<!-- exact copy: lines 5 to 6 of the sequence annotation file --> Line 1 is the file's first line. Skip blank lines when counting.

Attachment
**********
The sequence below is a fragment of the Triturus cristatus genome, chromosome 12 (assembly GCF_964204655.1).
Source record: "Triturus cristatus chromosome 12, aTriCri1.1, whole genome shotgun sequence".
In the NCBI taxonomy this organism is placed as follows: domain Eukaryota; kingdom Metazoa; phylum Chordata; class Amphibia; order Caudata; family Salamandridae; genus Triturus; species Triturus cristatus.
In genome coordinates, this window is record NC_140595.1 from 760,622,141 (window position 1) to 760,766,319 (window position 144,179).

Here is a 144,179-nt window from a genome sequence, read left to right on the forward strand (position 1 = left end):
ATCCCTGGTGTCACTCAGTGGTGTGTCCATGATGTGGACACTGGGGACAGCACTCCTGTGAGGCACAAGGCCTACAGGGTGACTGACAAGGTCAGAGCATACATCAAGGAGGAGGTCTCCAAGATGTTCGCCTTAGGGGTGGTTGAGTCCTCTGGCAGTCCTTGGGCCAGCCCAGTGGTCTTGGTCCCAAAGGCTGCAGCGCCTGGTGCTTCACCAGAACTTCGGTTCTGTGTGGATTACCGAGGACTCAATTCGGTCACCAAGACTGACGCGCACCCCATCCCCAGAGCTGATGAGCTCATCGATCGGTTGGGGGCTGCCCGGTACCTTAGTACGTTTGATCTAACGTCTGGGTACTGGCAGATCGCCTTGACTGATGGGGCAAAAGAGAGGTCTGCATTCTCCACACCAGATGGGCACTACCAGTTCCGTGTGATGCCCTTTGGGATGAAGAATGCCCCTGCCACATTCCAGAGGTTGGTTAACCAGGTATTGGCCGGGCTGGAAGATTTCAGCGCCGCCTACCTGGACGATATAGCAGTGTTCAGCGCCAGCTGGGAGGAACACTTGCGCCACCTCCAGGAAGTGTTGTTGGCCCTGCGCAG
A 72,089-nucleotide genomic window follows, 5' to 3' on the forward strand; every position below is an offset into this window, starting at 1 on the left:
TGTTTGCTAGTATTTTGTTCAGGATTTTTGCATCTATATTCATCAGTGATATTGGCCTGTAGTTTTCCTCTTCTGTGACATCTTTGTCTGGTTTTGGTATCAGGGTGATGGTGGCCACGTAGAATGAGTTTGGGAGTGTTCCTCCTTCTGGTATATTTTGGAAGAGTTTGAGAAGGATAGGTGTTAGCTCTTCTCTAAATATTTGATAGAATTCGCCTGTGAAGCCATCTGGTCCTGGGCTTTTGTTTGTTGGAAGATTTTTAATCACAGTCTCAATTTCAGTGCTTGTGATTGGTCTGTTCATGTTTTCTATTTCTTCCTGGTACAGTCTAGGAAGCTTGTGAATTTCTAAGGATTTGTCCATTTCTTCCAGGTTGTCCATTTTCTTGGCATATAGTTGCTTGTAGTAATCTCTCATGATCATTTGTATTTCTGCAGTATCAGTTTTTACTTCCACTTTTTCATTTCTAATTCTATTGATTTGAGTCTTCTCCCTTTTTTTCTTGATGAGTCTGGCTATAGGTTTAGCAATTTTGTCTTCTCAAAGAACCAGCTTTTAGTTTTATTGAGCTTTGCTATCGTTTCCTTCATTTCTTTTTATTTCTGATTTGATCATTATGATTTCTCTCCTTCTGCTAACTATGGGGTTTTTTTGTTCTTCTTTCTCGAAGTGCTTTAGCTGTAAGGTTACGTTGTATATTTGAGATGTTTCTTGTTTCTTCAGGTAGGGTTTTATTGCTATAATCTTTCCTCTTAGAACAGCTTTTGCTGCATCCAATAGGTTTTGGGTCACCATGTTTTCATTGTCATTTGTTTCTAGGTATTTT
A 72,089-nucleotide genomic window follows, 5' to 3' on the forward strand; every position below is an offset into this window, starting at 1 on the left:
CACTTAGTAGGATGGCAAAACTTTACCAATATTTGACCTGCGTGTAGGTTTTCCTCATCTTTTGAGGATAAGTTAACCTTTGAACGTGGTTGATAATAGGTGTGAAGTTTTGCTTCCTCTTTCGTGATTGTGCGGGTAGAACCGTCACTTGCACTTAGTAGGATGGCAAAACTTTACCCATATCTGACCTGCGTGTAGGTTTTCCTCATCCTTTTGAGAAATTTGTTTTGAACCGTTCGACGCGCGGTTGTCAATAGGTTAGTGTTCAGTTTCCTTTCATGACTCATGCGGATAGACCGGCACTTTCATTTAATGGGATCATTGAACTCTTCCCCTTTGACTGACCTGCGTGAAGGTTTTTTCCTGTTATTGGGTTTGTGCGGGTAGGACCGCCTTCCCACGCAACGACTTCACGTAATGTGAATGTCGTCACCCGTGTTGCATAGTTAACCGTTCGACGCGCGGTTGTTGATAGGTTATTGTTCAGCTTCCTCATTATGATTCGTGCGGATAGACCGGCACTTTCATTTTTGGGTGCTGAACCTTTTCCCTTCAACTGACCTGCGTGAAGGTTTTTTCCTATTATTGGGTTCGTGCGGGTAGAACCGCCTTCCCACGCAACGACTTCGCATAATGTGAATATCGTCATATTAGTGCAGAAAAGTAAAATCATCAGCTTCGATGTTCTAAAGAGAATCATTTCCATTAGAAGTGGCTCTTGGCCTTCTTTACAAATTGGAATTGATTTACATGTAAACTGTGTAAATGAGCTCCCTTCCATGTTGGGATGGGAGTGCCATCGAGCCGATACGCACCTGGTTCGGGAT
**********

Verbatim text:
Here is a 144,179-nt window from a genome sequence, read left to right on the forward strand (position 1 = left end):
ATCCCTGGTGTCACTCAGTGGTGTGTCCATGATGTGGACACTGGGGACAGCACTCCTGTGAGGCACAAGGCCTACAGGGTGACTGACAAGGTCAGAGCATACATCAAGGAGGAGGTCTCCAAGATGTTCGCCTTAGGGGTGGTTGAGTCCTCTGGCAGTCCTTGGGCCAGCCCAGTGGTCTTGGTCCCAAAGGCTGCAGCGCCTGGTGCTTCACCAGAACTTCGGTTCTGTGTGGATTACCGAGGACTCAATTCGGTCACCAAGACTGACGCGCACCCCATCCCCAGAGCTGATGAGCTCATCGATCGGTTGGGGGCTGCCCGGTACCTTAGTACGTTTGATCTAACGTCTGGGTACTGGCAGATCGCCTTGACTGATGGGGCAAAAGAGAGGTCTGCATTCTCCACACCAGATGGGCACTACCAGTTCCGTGTGATGCCCTTTGGGATGAAGAATGCCCCTGCCACATTCCAGAGGTTGGTTAACCAGGTATTGGCCGGGCTGGAAGATTTCAGCGCCGCCTACCTGGACGATATAGCAGTGTTCAGCGCCAGCTGGGAGGAACACTTGCGCCACCTCCAGGAAGTGTTGTTGGCCCTGCGCAG